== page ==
Xcode 13 Vary For Traits

What happened to the Vary For Traits button? It was a handy way to create layouts with constraints that varied depending on the vertical and horizontal size class. It disappeared in Xcode 13.

Last updated: Oct 16, 2022

A Recap

The Xcode team has had several attempts over the years at creating the user interface for building adaptive layouts. The Vary For Traits button put you in a mode where you could add and remove constraints for specific size class variations:

Vary For Traits button in Xcode 12

It was far from perfect and Apple removed it in Xcode 13. So if you can’t use the vary for traits button how do you create adaptive constraints in Interface Builder?

How To Vary Constraints

The Xcode documentation hasn’t caught up yet but the answer seems to be to fall back to creating variations on the Installed property of the constraint. You’ll find that in the size inspector:

Installed property of a constraint in size inspector

That’s nothing new and changing it for each constraint is a pain. Luckily, Xcode does make that a little bit easier than it used to be.

A Practical Example

Let’s build a layout with constraints that adapt to the vertical size class. Here’s my target layout on an iPhone SE (2nd generation) in portait (regular height) and landscape (compact height) orientations:

Portrait layout with red stop button vertically above text. Landscape layout with red stop button to the right of text.

The stop button moves from being on top of the text in portrait to being on the right (trailing) side of the text in landscape. That doesn’t match how a stack view works so I’m building the constraints myself. Both layouts use six constraints, three of which are common to both orientations (shown in red):

Portait and landscape layouts each with six constraints. Three constraints in red are common to both layouts

Let’s walk through how to do this in Interface Builder:

  1. To get started, let’s first build the portrait layout. I’m using a button with a filled-style, Title 1 font, large corner style and 10 point content insets on all sides. The label is using a title 2 font and I increased the root view margins to 20 points on all sides. Here’s how it looks in Interface Builder:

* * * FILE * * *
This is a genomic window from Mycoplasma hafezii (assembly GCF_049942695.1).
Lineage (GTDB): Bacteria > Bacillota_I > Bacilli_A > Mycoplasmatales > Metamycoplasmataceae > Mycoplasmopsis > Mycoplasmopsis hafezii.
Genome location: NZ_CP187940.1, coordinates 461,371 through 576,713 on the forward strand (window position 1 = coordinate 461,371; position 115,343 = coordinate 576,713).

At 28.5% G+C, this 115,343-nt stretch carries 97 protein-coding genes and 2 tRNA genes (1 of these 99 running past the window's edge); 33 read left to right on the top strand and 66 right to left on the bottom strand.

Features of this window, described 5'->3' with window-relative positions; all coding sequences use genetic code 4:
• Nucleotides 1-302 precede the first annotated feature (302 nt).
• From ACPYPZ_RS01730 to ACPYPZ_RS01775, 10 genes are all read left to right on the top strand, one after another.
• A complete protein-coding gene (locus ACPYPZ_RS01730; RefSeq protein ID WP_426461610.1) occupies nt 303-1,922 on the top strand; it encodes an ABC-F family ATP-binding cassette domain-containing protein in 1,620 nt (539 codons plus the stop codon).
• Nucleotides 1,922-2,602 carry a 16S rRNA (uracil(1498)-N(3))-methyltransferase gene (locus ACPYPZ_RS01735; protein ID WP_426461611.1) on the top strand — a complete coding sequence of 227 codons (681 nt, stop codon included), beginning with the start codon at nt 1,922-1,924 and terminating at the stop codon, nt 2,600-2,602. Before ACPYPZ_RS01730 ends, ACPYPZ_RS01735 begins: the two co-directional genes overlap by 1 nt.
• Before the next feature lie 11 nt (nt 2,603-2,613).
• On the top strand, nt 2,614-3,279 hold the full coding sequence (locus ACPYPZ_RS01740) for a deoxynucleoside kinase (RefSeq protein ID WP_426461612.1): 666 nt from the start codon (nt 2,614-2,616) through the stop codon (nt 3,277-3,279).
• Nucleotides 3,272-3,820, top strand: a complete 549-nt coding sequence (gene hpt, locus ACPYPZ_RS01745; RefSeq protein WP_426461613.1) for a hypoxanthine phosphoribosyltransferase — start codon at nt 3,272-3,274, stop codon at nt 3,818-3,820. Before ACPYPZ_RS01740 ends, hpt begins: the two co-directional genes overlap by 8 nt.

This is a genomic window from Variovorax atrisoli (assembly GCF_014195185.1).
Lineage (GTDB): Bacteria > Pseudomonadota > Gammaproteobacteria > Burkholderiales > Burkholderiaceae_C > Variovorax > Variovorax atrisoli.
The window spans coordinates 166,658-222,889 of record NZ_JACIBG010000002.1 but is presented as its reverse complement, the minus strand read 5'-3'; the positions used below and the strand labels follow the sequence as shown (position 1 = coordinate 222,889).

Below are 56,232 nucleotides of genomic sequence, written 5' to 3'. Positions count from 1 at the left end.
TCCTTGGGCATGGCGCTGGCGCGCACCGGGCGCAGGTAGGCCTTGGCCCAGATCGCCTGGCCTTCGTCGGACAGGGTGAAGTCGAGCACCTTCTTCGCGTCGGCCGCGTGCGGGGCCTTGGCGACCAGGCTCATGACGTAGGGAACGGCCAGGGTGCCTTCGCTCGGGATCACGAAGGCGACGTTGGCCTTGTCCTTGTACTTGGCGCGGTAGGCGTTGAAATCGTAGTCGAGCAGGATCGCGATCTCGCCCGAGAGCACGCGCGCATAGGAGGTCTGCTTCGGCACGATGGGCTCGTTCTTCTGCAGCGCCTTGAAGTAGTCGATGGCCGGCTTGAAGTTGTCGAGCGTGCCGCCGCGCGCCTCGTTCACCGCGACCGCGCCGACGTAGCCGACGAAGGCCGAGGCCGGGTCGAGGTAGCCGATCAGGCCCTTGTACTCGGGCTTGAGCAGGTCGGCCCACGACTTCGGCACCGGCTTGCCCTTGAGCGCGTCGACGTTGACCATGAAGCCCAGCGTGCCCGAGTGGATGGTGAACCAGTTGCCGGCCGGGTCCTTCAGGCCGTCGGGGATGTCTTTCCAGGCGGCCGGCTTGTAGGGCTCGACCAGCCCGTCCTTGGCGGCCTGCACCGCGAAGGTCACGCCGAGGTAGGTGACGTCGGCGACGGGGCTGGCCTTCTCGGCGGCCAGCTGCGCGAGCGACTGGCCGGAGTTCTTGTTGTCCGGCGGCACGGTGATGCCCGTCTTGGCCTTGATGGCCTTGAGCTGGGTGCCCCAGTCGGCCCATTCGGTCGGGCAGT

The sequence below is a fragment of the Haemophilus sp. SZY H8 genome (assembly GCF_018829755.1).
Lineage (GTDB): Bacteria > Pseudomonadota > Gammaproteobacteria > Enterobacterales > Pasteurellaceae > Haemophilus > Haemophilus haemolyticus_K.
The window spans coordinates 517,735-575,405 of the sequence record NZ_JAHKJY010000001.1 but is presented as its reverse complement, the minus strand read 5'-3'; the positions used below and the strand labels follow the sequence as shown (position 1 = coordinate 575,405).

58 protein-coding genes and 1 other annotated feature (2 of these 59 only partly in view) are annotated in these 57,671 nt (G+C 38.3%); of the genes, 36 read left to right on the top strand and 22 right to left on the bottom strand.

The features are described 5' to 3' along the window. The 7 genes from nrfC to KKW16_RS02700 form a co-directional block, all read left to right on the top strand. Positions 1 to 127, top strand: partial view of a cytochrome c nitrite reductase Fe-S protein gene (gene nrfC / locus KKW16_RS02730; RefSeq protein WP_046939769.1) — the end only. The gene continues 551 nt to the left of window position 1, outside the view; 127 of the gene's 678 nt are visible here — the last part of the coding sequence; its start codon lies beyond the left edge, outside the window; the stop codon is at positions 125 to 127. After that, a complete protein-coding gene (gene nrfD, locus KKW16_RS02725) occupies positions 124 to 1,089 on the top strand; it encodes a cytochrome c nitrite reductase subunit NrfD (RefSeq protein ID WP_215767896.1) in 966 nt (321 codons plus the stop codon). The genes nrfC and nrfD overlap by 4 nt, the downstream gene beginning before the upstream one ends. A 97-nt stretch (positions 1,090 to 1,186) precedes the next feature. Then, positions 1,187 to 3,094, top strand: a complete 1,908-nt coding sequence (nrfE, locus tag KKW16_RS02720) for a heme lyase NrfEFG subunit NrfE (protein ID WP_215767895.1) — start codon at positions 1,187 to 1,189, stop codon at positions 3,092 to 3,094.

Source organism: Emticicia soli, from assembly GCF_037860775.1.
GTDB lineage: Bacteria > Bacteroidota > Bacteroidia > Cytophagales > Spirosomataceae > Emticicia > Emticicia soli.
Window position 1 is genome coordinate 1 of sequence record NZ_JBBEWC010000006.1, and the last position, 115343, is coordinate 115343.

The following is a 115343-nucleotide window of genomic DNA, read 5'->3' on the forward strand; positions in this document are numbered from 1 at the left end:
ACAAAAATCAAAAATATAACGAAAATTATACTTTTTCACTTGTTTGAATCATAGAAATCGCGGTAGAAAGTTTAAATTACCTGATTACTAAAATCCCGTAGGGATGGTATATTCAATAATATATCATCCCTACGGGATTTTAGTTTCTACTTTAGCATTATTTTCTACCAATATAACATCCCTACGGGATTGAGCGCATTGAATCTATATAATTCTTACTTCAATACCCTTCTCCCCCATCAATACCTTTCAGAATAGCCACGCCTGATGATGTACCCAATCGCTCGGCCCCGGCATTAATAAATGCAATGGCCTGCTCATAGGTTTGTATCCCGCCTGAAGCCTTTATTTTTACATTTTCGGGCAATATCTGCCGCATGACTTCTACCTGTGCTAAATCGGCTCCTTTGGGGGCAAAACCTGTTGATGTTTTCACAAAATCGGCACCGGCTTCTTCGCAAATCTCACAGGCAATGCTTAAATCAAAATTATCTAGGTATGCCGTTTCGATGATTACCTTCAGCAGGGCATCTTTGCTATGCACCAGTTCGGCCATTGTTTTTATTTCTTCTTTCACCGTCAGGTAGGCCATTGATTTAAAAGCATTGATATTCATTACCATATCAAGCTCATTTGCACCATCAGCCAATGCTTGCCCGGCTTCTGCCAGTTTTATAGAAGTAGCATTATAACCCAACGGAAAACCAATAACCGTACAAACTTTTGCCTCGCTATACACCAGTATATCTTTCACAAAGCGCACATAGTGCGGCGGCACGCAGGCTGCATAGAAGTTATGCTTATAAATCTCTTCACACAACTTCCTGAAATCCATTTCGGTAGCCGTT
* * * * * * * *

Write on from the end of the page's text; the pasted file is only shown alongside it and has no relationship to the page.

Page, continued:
Portrait layout in Interface Builder with six constraints

    The six constraints pin the button and label to the superview margins and add a standard amount of vertical spacing between the two views.

  2. Before switching to landscape we need to create a trait variation for the three regular-height specific constraints so they are only active when we have a regular height. Hold the command-key and select the three constraints in the document outline (Button leading, Label top and Label trailing):

    Three regular height specific constraints selected

  3. In the size inspector, click the [+] button next to the Installed property. Note that we are creating a trait variation for all three selected constraints:

    Add variation for installed property

  4. In the pop-up menu, change the Width to Any. Make sure you have the Height set to Regular. Click the Add Variation button:

    Add regular height, any width variation

  5. Deselect the default variation so that only the regular-height (hR) variation is selected:

    hR variation of Installed selected

    The three selected constraints are now only installed when we have a regular height. The canvas is in portrait (regular height) orientation so we still have a valid layout. You should not be seeing any Interface Builder warnings.

  6. Xcode has an orientation control in the canvas toolbar. Use it to change the canvas to landscape:

    Change orientation to landscape

    Interface Builder will now be showing layout warnings as we no longer have enough constraints installed. The regular-height specific constraints are dimmed in the document outline to show they are inactive:

    Regular height constraints dimmed in outline

  7. Re-position the views for the landscape layout and add the three landscape specific constraints:

    Three landscape constraints highlighted in outline

  8. Select the three new constraints in the document outline and use the size inspector to add a new trait variation on their Installed property:

    Any Width, Compact Height trait variation

    In the trait pop-up, change the Width to Any and make sure you have the Height set to Compact. Click the Add Variation button.

  9. Deselect the default variation, leave the compact height (hC) variation enabled:

    Compact height variation enabled

    The three selected constraints are now only installed when we have a compact height.

  10. You can now use the orientation control to switch back and forth between portrait and landscape. The layout should be working without warnings in both orientations. The document outline will also update to show the active constraints. Here’s how it looks in portrait:

    Final layout in portrait

In Summary

To build a layout with constraints that adapt to a change in size class:

  • Add the constraints for the first variation (e.g. regular height).
  • Create a trait variation for their Installed property.
  • Switch the canvas to the new variation (e.g. compact height). This may involve changing the orientation or changing the device (e.g to an iPad).
  • Reposition your views for this new layout.
  • Add the constraints specific to this layout variation.
  • Create a new trait variation for this second set of layout-specific constraints.

Remember to select all of the variant-specific constraints in the document outline before creating the variation.

Once you get used to it I’m not sure it’s any worse than using the Vary For Traits button. For layouts any more complex than this example I tend to switch to code. Give it a go and see what you think.

Learn More

If you’re struggling to build adaptive layouts with Auto Layout you might like my book Modern Auto Layout.